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Thanks to the mid-'90s blues revival, a handful of deserving Chicago blues musicians managed to land recording contracts after years of hard labor in the clubs. A prime example is South Side bluesman L.V. Banks, a fine guitarist and soulful singer who's been plugging away at the blues thang for 40-plus years.
Like so many of his peers, Banks cut his teeth in the Mississippi Delta before relocating to Chicago. Inspired by Little Milton, Howlin' Wolf and B.B. King, Banks taught himself guitar and led his own band in Greenville, Miss., before moving to Chi-Town in 1965. Despite 30 years as a blues fixture in the city, Banks didn't secure a recording contract until 1995 when Austria's Wolf Records released his debut, Let Me Be Your Teddy Bear.
is Banks' sophomore effort, and it's a fine one. His 10 original songs incorporate many familiar blues riffs, but his vocals are charming and his guitar work is pleasingly gritty. The album features Banks' regular band Michael Thomas (rhythm guitar), Jerry Price (drums) and David Kay (bass) along with talented pianist Allan Batts.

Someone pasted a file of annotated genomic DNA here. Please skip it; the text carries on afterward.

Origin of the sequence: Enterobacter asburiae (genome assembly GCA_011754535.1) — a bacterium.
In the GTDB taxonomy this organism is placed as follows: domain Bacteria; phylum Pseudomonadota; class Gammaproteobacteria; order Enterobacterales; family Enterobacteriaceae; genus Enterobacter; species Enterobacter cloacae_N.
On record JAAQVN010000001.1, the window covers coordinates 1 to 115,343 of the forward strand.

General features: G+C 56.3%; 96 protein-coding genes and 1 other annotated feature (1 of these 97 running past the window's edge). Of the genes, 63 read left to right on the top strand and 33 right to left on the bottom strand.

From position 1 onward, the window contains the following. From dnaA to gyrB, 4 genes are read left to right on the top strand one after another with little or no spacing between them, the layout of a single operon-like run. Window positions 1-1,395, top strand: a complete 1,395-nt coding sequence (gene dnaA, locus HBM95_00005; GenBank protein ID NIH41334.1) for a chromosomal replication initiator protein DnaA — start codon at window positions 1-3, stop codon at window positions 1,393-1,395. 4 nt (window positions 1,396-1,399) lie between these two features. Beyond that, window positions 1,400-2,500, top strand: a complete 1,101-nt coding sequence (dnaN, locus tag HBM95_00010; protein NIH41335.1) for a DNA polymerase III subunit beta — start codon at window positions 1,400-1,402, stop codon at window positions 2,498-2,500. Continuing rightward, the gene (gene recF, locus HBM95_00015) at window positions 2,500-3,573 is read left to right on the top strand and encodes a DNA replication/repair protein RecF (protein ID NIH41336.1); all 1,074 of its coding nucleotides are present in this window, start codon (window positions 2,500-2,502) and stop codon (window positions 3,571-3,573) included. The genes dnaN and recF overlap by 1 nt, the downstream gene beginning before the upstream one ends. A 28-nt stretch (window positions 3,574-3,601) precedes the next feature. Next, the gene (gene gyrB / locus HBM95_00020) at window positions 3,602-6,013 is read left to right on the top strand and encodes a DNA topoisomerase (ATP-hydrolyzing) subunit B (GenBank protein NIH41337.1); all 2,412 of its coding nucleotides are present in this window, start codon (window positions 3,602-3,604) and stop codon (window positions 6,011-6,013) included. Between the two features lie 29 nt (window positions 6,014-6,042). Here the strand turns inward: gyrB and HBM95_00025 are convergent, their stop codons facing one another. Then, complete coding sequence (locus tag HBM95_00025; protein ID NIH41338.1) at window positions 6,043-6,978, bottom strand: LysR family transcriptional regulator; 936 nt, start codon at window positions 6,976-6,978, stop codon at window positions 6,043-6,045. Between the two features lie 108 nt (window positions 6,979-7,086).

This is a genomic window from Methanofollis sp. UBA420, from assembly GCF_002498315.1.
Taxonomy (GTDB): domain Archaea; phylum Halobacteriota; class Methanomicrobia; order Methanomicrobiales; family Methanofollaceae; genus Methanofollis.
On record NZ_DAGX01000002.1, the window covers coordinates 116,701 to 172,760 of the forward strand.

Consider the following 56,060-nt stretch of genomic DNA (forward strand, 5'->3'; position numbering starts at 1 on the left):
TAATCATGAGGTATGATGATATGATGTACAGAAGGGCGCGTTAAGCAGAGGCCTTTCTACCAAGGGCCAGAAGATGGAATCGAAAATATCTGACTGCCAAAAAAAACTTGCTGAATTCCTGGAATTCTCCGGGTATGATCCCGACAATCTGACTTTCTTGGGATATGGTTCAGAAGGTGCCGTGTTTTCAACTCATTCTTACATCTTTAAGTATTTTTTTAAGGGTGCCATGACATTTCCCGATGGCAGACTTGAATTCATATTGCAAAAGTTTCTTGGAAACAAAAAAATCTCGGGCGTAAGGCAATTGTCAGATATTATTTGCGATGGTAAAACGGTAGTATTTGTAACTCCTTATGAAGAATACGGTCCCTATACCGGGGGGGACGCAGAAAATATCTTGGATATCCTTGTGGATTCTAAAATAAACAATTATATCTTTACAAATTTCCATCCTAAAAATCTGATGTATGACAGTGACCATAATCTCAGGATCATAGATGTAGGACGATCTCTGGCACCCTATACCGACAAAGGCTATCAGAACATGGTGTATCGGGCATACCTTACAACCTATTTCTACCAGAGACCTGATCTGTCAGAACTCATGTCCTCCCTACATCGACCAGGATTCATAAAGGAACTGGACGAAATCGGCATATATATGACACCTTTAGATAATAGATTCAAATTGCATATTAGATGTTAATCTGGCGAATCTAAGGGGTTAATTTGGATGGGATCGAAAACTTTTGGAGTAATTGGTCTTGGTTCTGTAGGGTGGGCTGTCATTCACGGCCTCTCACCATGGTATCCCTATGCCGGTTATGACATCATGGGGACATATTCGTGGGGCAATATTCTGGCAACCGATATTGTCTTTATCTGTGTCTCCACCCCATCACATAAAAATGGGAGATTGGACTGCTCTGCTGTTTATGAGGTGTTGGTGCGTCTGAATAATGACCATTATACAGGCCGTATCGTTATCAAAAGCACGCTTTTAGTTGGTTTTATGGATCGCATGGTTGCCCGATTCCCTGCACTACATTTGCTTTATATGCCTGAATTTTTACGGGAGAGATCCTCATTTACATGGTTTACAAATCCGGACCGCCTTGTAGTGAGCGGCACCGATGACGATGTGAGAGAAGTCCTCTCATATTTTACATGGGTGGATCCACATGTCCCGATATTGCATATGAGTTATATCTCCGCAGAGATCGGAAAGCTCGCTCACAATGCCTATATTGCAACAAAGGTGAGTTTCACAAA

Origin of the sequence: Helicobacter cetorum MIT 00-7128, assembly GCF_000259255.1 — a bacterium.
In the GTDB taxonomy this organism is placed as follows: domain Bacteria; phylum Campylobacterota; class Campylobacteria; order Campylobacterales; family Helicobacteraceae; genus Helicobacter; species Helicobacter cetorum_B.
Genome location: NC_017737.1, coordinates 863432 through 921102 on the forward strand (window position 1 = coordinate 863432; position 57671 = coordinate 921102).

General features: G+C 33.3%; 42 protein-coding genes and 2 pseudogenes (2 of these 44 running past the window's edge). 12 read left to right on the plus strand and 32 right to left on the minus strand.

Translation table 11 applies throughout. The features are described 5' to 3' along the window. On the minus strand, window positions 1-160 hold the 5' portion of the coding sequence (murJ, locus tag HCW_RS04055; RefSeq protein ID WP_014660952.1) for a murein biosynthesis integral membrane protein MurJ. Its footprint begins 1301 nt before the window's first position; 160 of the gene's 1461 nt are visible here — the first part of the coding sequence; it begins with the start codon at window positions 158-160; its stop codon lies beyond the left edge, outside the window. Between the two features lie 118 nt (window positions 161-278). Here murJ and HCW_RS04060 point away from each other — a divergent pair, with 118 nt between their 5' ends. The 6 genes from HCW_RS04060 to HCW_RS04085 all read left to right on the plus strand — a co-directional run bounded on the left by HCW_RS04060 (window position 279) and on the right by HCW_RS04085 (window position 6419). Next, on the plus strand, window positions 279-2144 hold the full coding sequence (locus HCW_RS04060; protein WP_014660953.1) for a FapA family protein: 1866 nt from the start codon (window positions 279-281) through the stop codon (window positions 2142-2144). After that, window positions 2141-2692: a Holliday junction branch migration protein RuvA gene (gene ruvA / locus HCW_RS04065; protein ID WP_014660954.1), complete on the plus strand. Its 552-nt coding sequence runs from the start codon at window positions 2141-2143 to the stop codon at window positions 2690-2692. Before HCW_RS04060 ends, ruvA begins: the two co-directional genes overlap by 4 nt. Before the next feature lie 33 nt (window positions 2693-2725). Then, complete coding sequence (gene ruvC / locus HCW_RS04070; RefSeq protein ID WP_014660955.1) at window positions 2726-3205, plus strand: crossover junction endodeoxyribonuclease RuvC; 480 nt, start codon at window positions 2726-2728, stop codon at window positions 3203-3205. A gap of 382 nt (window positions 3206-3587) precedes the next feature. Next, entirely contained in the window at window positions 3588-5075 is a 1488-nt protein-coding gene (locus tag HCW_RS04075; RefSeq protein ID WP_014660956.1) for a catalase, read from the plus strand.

Little Milton's influence can be heard on the title track "Ruby," an upbeat love song with a funky groove. Banks' tremulous guitar licks lead the way on "Express Love" and "I Love My Guitar," two tracks strongly evocative of B. B. King. Though Banks' 10 original songs are peppered with guitar phrases borrowed from classic blues tunes, they groove along in raw Chicago fashion, and his band is nice and tight. Pianist Batts adds many agile two-fisted runs. The CD closes with a rousing gospel-inflected version of the Bobby Bland classic "Love Light." Also included is a catchy cover of T-Bone Walker's "Bobby Sox Baby."
It's good to hear a contemporary blues guitarist who's more influenced by soul and classic blues than head-banging rock. L.V. Banks has been around the block, and clearly he's learned a few tricks along the way.
I love jazz because it's so different than pop and has an emotional pull that other music does not have.
I was first exposed to jazz when I saw Dave Brubeck in 1974.
The first jazz record I bought was Bitches Brew by Miles Davis.